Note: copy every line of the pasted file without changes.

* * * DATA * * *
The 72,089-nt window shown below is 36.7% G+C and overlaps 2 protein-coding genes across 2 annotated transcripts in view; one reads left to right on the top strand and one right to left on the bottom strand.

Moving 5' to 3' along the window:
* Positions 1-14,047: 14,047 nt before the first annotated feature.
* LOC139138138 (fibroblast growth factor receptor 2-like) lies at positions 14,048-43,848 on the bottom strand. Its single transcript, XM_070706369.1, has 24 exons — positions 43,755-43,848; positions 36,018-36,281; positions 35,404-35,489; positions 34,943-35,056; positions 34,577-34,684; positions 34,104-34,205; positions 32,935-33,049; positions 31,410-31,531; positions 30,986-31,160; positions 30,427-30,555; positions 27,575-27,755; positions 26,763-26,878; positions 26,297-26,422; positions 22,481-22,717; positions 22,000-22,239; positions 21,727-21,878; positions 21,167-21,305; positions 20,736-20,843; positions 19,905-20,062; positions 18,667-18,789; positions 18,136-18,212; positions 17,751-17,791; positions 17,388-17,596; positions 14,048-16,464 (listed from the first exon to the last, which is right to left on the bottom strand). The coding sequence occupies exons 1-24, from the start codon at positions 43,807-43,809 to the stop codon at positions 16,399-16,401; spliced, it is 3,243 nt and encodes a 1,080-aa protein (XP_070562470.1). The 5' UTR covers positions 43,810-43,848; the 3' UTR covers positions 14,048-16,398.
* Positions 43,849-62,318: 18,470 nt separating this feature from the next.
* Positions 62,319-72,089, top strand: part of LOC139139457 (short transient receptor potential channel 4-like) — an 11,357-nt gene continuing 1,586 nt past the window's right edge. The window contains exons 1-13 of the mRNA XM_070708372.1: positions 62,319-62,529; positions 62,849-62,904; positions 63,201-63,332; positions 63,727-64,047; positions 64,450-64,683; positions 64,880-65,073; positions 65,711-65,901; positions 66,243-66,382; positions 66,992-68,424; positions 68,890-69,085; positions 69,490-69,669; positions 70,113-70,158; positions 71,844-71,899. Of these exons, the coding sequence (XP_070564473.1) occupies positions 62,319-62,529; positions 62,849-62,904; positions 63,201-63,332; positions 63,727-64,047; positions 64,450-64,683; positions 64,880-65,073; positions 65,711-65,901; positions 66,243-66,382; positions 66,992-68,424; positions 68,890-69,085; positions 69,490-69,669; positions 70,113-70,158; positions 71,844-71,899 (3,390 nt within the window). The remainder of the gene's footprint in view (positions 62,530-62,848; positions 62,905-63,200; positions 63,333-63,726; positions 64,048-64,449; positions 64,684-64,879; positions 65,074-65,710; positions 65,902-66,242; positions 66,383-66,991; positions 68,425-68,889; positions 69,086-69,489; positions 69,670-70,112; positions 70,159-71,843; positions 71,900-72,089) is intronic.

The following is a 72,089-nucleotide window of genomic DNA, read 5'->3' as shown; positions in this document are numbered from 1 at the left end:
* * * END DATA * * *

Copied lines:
The 72,089-nt window shown below is 36.7% G+C and overlaps 2 protein-coding genes across 2 annotated transcripts in view; one reads left to right on the top strand and one right to left on the bottom strand.

Moving 5' to 3' along the window:
* Positions 1-14,047: 14,047 nt before the first annotated feature.
* LOC139138138 (fibroblast growth factor receptor 2-like) lies at positions 14,048-43,848 on the bottom strand. Its single transcript, XM_070706369.1, has 24 exons — positions 43,755-43,848; positions 36,018-36,281; positions 35,404-35,489; positions 34,943-35,056; positions 34,577-34,684; positions 34,104-34,205; positions 32,935-33,049; positions 31,410-31,531; positions 30,986-31,160; positions 30,427-30,555; positions 27,575-27,755; positions 26,763-26,878; positions 26,297-26,422; positions 22,481-22,717; positions 22,000-22,239; positions 21,727-21,878; positions 21,167-21,305; positions 20,736-20,843; positions 19,905-20,062; positions 18,667-18,789; positions 18,136-18,212; positions 17,751-17,791; positions 17,388-17,596; positions 14,048-16,464 (listed from the first exon to the last, which is right to left on the bottom strand). The coding sequence occupies exons 1-24, from the start codon at positions 43,807-43,809 to the stop codon at positions 16,399-16,401; spliced, it is 3,243 nt and encodes a 1,080-aa protein (XP_070562470.1). The 5' UTR covers positions 43,810-43,848; the 3' UTR covers positions 14,048-16,398.
* Positions 43,849-62,318: 18,470 nt separating this feature from the next.
* Positions 62,319-72,089, top strand: part of LOC139139457 (short transient receptor potential channel 4-like) — an 11,357-nt gene continuing 1,586 nt past the window's right edge. The window contains exons 1-13 of the mRNA XM_070708372.1: positions 62,319-62,529; positions 62,849-62,904; positions 63,201-63,332; positions 63,727-64,047; positions 64,450-64,683; positions 64,880-65,073; positions 65,711-65,901; positions 66,243-66,382; positions 66,992-68,424; positions 68,890-69,085; positions 69,490-69,669; positions 70,113-70,158; positions 71,844-71,899. Of these exons, the coding sequence (XP_070564473.1) occupies positions 62,319-62,529; positions 62,849-62,904; positions 63,201-63,332; positions 63,727-64,047; positions 64,450-64,683; positions 64,880-65,073; positions 65,711-65,901; positions 66,243-66,382; positions 66,992-68,424; positions 68,890-69,085; positions 69,490-69,669; positions 70,113-70,158; positions 71,844-71,899 (3,390 nt within the window). The remainder of the gene's footprint in view (positions 62,530-62,848; positions 62,905-63,200; positions 63,333-63,726; positions 64,048-64,449; positions 64,684-64,879; positions 65,074-65,710; positions 65,902-66,242; positions 66,383-66,991; positions 68,425-68,889; positions 69,086-69,489; positions 69,670-70,112; positions 70,159-71,843; positions 71,900-72,089) is intronic.

The following is a 72,089-nucleotide window of genomic DNA, read 5'->3' as shown; positions in this document are numbered from 1 at the left end: